Insurers and drug companies are the easiest villains to target in the health system, so it is not surprising that one source of funding for expanding access is reducing the payments health plans receive through the Medicare Advantage program. The plans receive more in payments than it would likely cost Medicare for the same patients in the fee-for-service aspect of Medicare. But enrollees in the Medicare Advantage plans receive better benefits than they would get under traditional fee-for service Medicare and the Medicare Advantage plans do a far better job of managing the quality of care and encouraging healthy behaviors than does traditional Medicare. As would be expected, America’s Health Insurance Plans, the primary industry trade association, is pointing out some of the benefits that flow from the Medicare Advantage program, benefits which might be lost if Congress discourages either participation by plans in the program or enrollment by seniors in the plans. (AHIP Paper)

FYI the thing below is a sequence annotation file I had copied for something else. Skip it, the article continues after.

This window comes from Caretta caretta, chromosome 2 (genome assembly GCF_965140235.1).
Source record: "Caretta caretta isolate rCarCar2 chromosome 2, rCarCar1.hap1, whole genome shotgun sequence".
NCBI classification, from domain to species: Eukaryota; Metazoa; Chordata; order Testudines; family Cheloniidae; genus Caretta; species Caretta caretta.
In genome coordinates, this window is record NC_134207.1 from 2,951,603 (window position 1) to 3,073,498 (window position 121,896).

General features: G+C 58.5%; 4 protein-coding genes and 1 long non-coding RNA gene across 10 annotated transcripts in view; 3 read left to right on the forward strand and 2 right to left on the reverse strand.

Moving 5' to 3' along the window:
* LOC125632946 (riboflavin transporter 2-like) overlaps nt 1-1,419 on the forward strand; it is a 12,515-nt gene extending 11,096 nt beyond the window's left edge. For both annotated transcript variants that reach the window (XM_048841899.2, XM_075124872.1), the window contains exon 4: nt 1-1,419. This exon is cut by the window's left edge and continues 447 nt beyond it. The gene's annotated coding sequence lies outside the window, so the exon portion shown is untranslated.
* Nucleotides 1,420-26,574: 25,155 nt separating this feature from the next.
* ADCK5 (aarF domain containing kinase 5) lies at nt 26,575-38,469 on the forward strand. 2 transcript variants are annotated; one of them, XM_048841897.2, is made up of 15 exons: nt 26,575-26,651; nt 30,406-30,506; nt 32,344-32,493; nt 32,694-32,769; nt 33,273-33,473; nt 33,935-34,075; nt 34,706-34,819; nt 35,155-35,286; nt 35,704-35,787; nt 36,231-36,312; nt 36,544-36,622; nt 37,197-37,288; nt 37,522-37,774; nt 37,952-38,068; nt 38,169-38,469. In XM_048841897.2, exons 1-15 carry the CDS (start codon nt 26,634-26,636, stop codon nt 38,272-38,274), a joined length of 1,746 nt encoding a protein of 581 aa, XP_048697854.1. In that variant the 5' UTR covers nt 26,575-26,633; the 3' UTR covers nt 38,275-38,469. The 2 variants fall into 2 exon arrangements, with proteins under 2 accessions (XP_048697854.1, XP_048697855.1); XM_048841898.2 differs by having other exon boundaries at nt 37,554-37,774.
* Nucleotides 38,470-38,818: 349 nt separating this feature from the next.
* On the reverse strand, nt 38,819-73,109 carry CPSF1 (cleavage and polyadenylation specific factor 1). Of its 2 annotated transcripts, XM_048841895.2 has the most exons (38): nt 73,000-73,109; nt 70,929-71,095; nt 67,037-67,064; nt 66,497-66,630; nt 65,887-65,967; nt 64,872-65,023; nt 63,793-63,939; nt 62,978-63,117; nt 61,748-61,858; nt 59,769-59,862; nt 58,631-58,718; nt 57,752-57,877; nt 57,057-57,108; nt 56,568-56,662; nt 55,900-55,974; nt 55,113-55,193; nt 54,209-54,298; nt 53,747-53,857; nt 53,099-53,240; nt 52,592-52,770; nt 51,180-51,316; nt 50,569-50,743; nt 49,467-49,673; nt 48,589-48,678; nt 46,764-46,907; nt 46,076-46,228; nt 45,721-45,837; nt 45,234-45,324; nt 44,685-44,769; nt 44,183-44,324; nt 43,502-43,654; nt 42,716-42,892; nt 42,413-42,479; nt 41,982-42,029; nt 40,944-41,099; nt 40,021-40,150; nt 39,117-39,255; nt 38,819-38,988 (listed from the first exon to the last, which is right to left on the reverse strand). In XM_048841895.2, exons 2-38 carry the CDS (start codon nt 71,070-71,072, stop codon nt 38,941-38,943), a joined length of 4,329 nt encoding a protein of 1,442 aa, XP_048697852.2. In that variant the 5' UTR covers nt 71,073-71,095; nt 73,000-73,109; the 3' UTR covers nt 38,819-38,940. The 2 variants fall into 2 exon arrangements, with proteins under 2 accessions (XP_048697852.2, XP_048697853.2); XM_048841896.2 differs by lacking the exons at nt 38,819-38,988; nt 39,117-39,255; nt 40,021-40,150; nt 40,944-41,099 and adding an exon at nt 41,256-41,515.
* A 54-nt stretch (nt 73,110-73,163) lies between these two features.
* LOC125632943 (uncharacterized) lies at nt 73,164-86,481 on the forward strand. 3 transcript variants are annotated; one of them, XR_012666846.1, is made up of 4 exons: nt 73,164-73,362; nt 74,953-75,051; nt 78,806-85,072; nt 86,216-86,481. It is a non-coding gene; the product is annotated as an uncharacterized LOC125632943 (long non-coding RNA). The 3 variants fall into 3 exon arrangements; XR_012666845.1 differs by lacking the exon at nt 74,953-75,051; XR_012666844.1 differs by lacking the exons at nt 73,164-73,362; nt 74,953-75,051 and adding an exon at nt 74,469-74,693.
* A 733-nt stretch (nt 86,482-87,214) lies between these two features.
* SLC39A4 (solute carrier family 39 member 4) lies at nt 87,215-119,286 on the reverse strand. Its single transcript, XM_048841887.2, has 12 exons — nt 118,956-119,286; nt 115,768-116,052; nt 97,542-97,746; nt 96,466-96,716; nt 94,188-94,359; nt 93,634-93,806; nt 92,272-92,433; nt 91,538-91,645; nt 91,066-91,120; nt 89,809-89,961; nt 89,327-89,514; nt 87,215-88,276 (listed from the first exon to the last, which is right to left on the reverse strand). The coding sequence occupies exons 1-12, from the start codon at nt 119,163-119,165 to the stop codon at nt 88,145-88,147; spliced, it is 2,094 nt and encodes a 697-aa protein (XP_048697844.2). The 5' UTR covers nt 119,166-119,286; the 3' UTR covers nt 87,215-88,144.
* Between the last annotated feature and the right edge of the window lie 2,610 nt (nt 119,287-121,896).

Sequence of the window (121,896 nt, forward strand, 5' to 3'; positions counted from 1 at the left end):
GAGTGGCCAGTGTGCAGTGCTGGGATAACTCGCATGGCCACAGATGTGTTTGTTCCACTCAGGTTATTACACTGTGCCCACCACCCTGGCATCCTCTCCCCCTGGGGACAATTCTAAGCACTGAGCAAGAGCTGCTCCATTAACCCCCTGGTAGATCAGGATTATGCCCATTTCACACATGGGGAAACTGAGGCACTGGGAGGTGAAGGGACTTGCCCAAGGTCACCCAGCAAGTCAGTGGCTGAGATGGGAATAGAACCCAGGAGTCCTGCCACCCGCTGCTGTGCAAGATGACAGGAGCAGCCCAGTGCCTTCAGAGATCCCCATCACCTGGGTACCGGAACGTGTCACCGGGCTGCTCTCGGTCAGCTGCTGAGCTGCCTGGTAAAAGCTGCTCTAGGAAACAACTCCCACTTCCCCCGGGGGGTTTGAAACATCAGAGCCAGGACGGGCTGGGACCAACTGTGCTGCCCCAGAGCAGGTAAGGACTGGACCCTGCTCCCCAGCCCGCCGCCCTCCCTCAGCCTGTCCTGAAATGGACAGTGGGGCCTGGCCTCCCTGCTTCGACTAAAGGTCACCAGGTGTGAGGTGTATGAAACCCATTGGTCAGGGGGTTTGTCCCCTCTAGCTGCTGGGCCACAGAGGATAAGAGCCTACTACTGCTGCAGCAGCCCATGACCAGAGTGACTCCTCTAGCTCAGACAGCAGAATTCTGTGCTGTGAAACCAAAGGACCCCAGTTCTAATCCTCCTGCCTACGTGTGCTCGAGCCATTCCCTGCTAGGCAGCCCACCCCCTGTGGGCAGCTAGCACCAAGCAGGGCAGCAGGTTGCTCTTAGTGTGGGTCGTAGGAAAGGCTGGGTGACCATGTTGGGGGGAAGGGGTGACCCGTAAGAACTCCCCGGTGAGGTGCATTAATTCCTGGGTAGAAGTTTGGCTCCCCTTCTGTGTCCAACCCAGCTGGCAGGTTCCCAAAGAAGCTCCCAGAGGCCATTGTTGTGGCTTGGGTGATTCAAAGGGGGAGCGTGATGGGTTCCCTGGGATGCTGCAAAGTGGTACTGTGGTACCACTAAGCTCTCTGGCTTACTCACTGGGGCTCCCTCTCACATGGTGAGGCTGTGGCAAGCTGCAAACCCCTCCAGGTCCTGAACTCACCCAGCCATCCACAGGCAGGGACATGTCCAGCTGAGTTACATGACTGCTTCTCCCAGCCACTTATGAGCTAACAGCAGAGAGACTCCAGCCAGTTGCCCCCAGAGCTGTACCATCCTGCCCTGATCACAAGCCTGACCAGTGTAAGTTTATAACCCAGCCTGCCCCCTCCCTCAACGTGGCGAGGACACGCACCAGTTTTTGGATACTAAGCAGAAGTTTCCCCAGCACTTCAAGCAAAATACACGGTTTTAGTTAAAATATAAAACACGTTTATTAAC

The study compares rates of hospitalization, re-admission and potentially avoidable admissions in California and Nevada for Medicare Advantage and fee-for-service enrollees. For comparable patients, hospital days were substantially lower for Medicare Advantage, as were readmissions, and potentially avoidable admissions were slightly lower. While Pete Stark, a notoriously anti-industry, pro-single payer Congressman, blasted the study; it appears to be methodologically sound and is consistent with other studies that show managed care organizations are generally good at what they are supposed to do–manage the quality and cost of care. While there likely are savings available in what is paid to the plans, they clearly are delivering better care and better benefits than traditional Medicare and Congress might best serve seniors by figuring out to encourage more of them to utilize the Medicare Advantage option.